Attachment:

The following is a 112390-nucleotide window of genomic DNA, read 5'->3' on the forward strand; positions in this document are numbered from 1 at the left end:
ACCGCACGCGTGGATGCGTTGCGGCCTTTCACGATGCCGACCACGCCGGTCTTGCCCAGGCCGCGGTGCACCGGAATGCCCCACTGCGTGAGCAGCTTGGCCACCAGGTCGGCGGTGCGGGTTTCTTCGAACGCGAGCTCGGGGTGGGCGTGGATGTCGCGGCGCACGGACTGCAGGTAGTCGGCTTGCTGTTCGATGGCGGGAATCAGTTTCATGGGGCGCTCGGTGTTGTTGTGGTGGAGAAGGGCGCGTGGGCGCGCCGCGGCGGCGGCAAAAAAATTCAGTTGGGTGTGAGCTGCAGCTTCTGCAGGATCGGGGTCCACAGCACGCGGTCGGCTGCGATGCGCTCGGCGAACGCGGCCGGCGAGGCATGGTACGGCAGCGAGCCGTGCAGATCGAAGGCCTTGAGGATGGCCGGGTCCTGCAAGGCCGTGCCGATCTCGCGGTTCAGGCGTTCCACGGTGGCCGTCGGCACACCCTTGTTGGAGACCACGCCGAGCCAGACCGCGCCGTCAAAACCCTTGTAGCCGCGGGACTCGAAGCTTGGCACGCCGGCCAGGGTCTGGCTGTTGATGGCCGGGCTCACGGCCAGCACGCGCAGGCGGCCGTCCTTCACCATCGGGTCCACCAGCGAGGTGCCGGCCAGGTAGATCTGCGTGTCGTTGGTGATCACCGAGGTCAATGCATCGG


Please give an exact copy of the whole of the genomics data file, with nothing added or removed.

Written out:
The following is a 112390-nucleotide window of genomic DNA, read 5'->3' on the forward strand; positions in this document are numbered from 1 at the left end:
ACCGCACGCGTGGATGCGTTGCGGCCTTTCACGATGCCGACCACGCCGGTCTTGCCCAGGCCGCGGTGCACCGGAATGCCCCACTGCGTGAGCAGCTTGGCCACCAGGTCGGCGGTGCGGGTTTCTTCGAACGCGAGCTCGGGGTGGGCGTGGATGTCGCGGCGCACGGACTGCAGGTAGTCGGCTTGCTGTTCGATGGCGGGAATCAGTTTCATGGGGCGCTCGGTGTTGTTGTGGTGGAGAAGGGCGCGTGGGCGCGCCGCGGCGGCGGCAAAAAAATTCAGTTGGGTGTGAGCTGCAGCTTCTGCAGGATCGGGGTCCACAGCACGCGGTCGGCTGCGATGCGCTCGGCGAACGCGGCCGGCGAGGCATGGTACGGCAGCGAGCCGTGCAGATCGAAGGCCTTGAGGATGGCCGGGTCCTGCAAGGCCGTGCCGATCTCGCGGTTCAGGCGTTCCACGGTGGCCGTCGGCACACCCTTGTTGGAGACCACGCCGAGCCAGACCGCGCCGTCAAAACCCTTGTAGCCGCGGGACTCGAAGCTTGGCACGCCGGCCAGGGTCTGGCTGTTGATGGCCGGGCTCACGGCCAGCACGCGCAGGCGGCCGTCCTTCACCATCGGGTCCACCAGCGAGGTGCCGGCCAGGTAGATCTGCGTGTCGTTGGTGATCACCGAGGTCAATGCATCGG